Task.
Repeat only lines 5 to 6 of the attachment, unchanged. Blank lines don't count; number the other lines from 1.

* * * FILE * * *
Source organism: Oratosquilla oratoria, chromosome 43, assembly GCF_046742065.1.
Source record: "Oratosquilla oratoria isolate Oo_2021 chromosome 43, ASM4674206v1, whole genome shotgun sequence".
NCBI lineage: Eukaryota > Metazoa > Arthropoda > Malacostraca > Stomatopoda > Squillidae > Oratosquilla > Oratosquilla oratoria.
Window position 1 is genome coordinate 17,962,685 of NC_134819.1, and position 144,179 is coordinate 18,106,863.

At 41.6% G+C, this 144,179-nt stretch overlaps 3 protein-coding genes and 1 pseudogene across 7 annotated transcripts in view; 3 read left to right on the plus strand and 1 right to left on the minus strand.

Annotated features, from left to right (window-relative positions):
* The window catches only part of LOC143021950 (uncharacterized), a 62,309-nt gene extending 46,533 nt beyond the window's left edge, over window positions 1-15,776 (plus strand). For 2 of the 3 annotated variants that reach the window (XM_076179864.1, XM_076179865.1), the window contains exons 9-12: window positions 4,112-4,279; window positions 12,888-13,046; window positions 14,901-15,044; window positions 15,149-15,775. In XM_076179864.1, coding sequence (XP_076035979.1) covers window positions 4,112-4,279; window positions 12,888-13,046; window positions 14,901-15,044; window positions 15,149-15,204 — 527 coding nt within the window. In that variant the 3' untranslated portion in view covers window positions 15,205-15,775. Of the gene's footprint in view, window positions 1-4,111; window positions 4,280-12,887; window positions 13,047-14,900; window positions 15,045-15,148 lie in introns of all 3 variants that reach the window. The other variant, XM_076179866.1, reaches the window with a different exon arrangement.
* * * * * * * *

At 41.6% G+C, this 144,179-nt stretch overlaps 3 protein-coding genes and 1 pseudogene across 7 annotated transcripts in view; 3 read left to right on the plus strand and 1 right to left on the minus strand.

Annotated features, from left to right (window-relative positions):